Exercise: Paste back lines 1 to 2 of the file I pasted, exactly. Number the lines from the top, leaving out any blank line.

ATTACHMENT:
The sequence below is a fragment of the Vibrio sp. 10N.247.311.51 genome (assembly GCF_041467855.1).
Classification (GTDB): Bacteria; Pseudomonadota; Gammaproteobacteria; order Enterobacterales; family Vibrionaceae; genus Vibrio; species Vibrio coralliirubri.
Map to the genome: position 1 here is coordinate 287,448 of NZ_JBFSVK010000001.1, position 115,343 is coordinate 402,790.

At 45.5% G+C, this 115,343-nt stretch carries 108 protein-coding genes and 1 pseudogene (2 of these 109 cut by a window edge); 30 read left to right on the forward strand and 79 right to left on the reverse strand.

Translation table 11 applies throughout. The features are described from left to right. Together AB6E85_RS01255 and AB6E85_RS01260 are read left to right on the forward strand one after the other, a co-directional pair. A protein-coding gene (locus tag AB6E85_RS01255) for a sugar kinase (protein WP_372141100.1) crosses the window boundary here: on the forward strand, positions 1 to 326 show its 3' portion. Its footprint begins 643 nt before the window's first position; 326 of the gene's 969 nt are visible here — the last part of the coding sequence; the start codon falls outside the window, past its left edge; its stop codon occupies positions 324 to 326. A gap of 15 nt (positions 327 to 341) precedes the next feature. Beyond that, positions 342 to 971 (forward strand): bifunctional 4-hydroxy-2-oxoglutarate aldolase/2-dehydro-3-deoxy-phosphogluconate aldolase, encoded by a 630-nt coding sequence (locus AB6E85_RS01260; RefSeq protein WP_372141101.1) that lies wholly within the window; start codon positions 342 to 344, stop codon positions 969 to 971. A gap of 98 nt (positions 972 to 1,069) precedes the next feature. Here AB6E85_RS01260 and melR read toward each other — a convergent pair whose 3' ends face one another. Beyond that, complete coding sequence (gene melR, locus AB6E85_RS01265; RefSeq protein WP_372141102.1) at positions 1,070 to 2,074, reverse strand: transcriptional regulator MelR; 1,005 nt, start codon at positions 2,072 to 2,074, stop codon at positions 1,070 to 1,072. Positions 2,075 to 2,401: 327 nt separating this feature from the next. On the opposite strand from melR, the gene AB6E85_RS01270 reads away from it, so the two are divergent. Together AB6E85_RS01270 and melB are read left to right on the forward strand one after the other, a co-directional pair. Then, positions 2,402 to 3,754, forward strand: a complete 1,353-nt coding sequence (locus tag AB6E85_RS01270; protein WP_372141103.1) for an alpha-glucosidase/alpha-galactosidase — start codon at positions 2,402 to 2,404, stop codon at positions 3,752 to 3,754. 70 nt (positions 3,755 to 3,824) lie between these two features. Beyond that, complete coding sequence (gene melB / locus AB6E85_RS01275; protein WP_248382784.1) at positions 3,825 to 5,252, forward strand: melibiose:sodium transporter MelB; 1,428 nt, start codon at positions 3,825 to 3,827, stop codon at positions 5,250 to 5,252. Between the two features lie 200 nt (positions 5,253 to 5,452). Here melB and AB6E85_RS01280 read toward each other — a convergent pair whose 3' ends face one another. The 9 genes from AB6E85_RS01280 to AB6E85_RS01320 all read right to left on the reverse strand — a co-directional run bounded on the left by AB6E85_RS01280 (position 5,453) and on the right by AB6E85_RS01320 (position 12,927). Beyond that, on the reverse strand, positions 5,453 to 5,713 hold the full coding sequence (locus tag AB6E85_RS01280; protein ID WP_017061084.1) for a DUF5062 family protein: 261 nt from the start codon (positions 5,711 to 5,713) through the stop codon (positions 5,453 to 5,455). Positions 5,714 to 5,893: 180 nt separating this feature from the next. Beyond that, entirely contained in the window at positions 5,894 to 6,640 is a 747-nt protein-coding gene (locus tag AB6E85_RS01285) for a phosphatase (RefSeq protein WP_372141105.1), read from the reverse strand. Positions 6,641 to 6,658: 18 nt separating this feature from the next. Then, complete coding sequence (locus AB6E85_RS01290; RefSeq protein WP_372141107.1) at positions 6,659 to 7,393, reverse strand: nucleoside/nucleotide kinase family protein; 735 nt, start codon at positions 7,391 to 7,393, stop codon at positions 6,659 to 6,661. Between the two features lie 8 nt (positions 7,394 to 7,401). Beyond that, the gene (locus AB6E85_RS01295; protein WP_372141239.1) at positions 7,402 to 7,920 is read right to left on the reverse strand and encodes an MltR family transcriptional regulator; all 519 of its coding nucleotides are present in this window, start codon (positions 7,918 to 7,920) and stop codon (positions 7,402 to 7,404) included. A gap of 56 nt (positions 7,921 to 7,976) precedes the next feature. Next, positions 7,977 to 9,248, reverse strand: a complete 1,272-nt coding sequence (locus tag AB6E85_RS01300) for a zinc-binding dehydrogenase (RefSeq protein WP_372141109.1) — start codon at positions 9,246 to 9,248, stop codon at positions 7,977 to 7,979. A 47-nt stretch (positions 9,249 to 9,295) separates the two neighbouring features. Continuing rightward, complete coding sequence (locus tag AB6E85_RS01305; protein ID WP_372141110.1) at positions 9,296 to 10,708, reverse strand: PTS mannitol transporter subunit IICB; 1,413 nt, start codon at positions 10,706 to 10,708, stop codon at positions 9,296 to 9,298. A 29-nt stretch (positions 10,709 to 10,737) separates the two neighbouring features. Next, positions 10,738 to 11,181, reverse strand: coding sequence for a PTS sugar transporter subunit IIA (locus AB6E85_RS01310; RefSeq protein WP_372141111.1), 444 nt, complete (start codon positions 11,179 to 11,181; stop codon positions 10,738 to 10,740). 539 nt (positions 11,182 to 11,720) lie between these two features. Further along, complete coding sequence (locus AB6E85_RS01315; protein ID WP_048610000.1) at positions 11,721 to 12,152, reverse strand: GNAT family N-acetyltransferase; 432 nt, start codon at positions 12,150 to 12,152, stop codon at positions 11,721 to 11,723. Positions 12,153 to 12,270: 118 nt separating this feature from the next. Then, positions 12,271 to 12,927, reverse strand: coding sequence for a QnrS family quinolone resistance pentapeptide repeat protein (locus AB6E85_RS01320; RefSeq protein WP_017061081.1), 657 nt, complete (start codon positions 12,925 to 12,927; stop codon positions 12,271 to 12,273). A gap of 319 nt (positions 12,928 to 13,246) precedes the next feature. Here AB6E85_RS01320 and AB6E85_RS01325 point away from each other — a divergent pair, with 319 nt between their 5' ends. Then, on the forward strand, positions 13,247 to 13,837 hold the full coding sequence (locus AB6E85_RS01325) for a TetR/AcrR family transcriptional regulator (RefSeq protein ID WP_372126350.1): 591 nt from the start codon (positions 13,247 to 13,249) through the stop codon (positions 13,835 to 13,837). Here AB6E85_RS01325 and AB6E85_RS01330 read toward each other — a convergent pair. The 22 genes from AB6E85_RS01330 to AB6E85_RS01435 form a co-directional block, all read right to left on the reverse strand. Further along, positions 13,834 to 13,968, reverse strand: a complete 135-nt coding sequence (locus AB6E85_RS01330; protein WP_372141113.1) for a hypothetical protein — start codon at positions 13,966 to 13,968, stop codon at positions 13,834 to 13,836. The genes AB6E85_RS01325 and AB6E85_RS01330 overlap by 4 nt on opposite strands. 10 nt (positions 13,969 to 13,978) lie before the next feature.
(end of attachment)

The sequence below is a fragment of the Vibrio sp. 10N.247.311.51 genome (assembly GCF_041467855.1).
Classification (GTDB): Bacteria; Pseudomonadota; Gammaproteobacteria; order Enterobacterales; family Vibrionaceae; genus Vibrio; species Vibrio coralliirubri.